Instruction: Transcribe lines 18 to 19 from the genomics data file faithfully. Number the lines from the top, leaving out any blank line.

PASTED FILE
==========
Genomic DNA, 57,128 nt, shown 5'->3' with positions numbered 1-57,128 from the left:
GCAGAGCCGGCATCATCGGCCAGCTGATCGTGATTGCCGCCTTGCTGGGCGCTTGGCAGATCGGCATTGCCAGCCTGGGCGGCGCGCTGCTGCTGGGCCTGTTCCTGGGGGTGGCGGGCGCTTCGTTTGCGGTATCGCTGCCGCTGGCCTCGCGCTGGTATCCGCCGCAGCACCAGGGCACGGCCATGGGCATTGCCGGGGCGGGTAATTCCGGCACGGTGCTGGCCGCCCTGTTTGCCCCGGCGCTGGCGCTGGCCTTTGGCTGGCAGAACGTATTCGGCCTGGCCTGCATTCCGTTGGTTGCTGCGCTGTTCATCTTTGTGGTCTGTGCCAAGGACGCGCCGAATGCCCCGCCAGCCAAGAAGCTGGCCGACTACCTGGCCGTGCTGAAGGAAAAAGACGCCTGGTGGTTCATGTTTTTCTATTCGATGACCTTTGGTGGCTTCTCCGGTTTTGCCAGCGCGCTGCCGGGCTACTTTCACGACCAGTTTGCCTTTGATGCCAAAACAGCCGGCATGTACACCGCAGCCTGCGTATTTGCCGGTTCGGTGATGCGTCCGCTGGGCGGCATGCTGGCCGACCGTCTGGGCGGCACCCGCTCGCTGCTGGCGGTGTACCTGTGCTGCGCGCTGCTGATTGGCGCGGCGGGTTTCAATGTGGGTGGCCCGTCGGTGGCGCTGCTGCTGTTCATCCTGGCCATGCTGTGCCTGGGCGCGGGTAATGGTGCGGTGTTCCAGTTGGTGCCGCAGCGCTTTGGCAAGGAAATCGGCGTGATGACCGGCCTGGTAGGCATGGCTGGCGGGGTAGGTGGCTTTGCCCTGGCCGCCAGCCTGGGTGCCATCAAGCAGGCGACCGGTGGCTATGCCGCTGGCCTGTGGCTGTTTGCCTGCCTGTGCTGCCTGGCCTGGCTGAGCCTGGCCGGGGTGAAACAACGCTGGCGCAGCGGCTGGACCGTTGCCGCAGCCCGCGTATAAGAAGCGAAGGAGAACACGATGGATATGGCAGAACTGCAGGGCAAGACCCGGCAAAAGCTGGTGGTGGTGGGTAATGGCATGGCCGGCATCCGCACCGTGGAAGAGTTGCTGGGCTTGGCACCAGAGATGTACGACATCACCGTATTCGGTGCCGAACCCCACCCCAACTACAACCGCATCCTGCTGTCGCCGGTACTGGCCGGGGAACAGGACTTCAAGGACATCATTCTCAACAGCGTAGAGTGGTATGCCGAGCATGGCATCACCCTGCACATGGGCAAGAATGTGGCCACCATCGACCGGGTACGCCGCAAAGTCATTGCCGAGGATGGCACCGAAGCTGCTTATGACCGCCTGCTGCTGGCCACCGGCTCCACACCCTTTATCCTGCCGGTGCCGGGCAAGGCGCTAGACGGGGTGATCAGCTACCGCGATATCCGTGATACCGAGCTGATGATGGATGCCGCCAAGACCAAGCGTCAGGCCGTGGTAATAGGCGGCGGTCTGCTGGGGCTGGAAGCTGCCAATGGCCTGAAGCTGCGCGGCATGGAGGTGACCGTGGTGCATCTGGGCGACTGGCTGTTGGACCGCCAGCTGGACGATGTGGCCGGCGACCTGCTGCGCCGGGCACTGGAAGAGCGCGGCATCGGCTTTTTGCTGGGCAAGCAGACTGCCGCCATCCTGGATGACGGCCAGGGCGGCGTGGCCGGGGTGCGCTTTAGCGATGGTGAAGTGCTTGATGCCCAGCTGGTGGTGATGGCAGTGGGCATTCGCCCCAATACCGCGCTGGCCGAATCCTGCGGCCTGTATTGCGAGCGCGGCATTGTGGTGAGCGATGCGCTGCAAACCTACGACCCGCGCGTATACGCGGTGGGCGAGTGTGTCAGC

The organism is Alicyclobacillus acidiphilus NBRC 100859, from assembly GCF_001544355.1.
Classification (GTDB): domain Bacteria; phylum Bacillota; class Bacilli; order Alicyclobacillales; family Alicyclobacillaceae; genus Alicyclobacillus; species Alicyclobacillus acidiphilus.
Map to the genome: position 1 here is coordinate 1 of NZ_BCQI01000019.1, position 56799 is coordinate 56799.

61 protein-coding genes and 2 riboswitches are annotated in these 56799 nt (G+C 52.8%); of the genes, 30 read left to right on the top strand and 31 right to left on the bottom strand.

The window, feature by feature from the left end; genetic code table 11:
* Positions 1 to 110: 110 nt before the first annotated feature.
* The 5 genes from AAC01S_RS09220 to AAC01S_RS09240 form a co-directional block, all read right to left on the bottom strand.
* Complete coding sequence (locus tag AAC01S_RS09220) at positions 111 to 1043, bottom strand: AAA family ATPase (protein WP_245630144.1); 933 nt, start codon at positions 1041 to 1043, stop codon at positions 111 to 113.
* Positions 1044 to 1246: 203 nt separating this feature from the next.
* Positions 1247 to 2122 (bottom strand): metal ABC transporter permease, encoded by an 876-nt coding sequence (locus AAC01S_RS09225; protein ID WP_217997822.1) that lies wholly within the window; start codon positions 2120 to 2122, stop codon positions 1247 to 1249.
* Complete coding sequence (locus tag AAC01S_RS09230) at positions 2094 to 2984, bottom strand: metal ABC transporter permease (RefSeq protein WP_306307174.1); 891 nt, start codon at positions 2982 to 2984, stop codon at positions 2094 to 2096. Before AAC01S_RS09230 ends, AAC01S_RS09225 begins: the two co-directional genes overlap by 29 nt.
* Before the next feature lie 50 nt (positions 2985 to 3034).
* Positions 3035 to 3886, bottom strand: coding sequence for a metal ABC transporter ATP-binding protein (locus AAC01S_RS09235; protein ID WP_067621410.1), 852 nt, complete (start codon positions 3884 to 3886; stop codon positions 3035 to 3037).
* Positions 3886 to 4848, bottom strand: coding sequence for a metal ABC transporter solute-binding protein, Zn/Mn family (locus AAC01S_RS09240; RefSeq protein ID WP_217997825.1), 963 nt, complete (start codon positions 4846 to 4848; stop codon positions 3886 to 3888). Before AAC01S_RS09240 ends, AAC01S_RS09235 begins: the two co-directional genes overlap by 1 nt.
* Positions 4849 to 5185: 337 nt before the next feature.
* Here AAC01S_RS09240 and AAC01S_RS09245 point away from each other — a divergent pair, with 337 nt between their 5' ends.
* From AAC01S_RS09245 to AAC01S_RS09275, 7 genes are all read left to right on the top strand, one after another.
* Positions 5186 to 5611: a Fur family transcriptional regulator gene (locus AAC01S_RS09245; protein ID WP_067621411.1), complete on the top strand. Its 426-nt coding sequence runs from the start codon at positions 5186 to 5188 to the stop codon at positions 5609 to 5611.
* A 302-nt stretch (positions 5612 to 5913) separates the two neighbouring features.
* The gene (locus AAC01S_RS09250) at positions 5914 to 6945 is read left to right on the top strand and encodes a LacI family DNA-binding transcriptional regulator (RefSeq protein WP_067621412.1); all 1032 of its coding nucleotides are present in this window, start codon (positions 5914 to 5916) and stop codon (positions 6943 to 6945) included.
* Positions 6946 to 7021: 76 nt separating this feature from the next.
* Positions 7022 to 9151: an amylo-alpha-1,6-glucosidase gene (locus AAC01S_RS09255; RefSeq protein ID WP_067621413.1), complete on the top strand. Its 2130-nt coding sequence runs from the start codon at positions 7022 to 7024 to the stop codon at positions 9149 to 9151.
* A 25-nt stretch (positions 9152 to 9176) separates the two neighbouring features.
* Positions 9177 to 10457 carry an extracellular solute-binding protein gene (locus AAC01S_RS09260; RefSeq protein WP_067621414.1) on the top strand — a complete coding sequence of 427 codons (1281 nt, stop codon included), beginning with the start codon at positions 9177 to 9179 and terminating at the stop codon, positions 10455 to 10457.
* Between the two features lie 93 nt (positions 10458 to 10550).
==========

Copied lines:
* Here AAC01S_RS09240 and AAC01S_RS09245 point away from each other — a divergent pair, with 337 nt between their 5' ends.
* From AAC01S_RS09245 to AAC01S_RS09275, 7 genes are all read left to right on the top strand, one after another.